Dev Notes

Software Development Resources by David Egan.

Securely Erase A Drive from the Linux Command Line

Linux, Security
David Egan

If a disk contains secure information, it may need to be securely erased.

This article outlines a simple disk-wipe procedure for the Linux command line. Tested on Ubuntu 16.04.

Determine the Target Drive

To find the drive, run the lsblk command. This will output drive name and mount point:

# Typical output:
NAME                                          MAJ:MIN RM   SIZE RO TYPE  MOUNTPOINT
sda                                             8:0    0 465.8G  0 disk
├─sda1                                          8:1    0   512M  0 part  /boot/efi
├─sda2                                          8:2    0   488M  0 part  /boot
└─sda3                                          8:3    0 464.8G  0 part
  └─sda3_crypt                                252:0    0 464.8G  0 crypt
    ├─ubuntu--vg-root                         252:1    0 448.8G  0 lvm   /
    └─ubuntu--vg-swap_1                       252:2    0    16G  0 lvm
      └─cryptswap1                            252:3    0    16G  0 crypt [SWAP]
sdb                                             8:16   0   1.8T  0 disk
└─sdb1                                          8:17   0   1.8T  0 part  /media/datadrive
sdc                                             8:32   1   7.5G  0 disk
└─sdc1                                          8:33   1   7.5G  0 part
  └─luks-04235321-8ad9-4631-934c-2c09cfa700e7 252:4    0   7.5G  0 crypt /media/david/secure-data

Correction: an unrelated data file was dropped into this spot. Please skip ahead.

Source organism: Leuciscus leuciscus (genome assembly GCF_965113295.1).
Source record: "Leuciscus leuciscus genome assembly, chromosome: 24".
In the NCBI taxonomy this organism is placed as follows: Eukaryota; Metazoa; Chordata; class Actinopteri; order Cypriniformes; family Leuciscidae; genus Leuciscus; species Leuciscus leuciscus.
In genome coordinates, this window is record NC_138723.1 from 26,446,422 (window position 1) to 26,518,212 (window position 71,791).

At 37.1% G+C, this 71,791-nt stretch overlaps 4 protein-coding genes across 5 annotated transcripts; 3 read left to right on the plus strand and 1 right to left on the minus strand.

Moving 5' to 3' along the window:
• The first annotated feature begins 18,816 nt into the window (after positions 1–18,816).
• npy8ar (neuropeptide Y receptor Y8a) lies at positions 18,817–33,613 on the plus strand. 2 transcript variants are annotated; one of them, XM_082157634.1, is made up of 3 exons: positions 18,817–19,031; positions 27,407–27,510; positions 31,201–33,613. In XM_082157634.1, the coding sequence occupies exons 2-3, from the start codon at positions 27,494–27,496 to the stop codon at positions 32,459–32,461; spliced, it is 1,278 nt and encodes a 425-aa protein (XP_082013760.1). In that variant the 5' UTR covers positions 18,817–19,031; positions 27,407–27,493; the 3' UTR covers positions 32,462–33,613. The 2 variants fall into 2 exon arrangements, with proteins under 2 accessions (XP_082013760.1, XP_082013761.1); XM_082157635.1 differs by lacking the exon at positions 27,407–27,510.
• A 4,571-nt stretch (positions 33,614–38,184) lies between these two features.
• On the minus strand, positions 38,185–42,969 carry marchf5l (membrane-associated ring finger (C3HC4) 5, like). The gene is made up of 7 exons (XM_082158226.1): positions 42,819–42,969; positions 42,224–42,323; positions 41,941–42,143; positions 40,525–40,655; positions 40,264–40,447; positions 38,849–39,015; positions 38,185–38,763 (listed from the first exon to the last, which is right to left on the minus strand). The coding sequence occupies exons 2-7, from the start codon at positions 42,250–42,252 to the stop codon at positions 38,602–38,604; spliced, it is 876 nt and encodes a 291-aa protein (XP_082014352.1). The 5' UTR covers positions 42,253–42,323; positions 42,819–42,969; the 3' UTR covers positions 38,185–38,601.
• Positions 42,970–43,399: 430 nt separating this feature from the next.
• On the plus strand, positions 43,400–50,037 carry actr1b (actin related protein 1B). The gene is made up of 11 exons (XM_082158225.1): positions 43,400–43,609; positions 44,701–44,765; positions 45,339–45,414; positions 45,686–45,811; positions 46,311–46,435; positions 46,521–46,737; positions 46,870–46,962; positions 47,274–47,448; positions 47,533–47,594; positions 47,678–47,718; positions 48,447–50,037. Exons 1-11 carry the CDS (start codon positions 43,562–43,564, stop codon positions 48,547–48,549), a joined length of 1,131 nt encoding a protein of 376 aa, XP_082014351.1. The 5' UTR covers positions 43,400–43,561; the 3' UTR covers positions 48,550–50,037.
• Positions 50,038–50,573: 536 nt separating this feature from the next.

sdd                                             8:48   1   7.5G  0 disk
└─sdd1                                          8:49   1   7.5G  0 part  /media/david/Thumbdrive
loop0                                           7:0    0  80.5M  1 loop  /snap/core/2462
loop1                                           7:1    0  80.5M  1 loop  /snap/core/2381
loop2                                           7:2    0  79.5M  1 loop  /snap/core/2312
loop3                                           7:3    0 182.6M  1 loop  /snap/atom/9
loop4                                           7:4    0 182.6M  1 loop  /snap/atom/8

Determine the relevant disk name from this list.

Double Check: Avoid Foot-Shooting

When you run the dd command in the “Wipe the Disk” section of this article, the target disk will be completely overwritten.

You should therefore double check that you’re operating on the right drive:

# Replace sdX with your target drive name
cat /sys/class/block/sdX/device/{model,vendor}

The output should correspond to the target disk you’re expecting to wipe.

Wipe the Disk

This is achieved by writing random data from /dev/urandom to the target disk.

Block size is set to 1M for the sake of increasing speed - dd will read and write up to 1M bytes at a time.

Setting the status option to “progress” prints periodic transfer stats to stderr.

# Replace sdX with your target drive name
dd if=/dev/urandom of=/dev/sdX bs=1M status=progress

The problem with this method is that dd just writes indefinitely - until eventually it times out. It works, but it is more time consuming than it needs to be.

Better Method

Use parameters with dd to wipe a partition/drive:

sudo fdisk -l /dev/sdX

# Output:
GPT PMBR size mismatch (15702015 != 15826943) will be corrected by w(rite).
Disk /dev/sdX: 7.6 GiB, 8103395328 bytes, 15826944 sectors
Units: sectors of 1 * 512 = 512 bytes
Sector size (logical/physical): 512 bytes / 512 bytes
I/O size (minimum/optimal): 512 bytes / 512 bytes
Disklabel type: gpt
Disk identifier: C70EC09A-1A70-4728-9D0C-B4122C401FFA

Device       Start      End  Sectors  Size Type
/dev/sdX1     2048  5122047  5120000  2.5G EFI System
/dev/sdX2  5126144 15701982 10575839    5G Linux filesystem

To wipe whole drive:

End=15826944 # From line 2 of fdisk output
BytesInSector=512 # From line 3 of fdisk output
dd if=/dev/urandom of=/dev/sdX bs=${BytesInSector} count=${End} seek=${Start} status=progress


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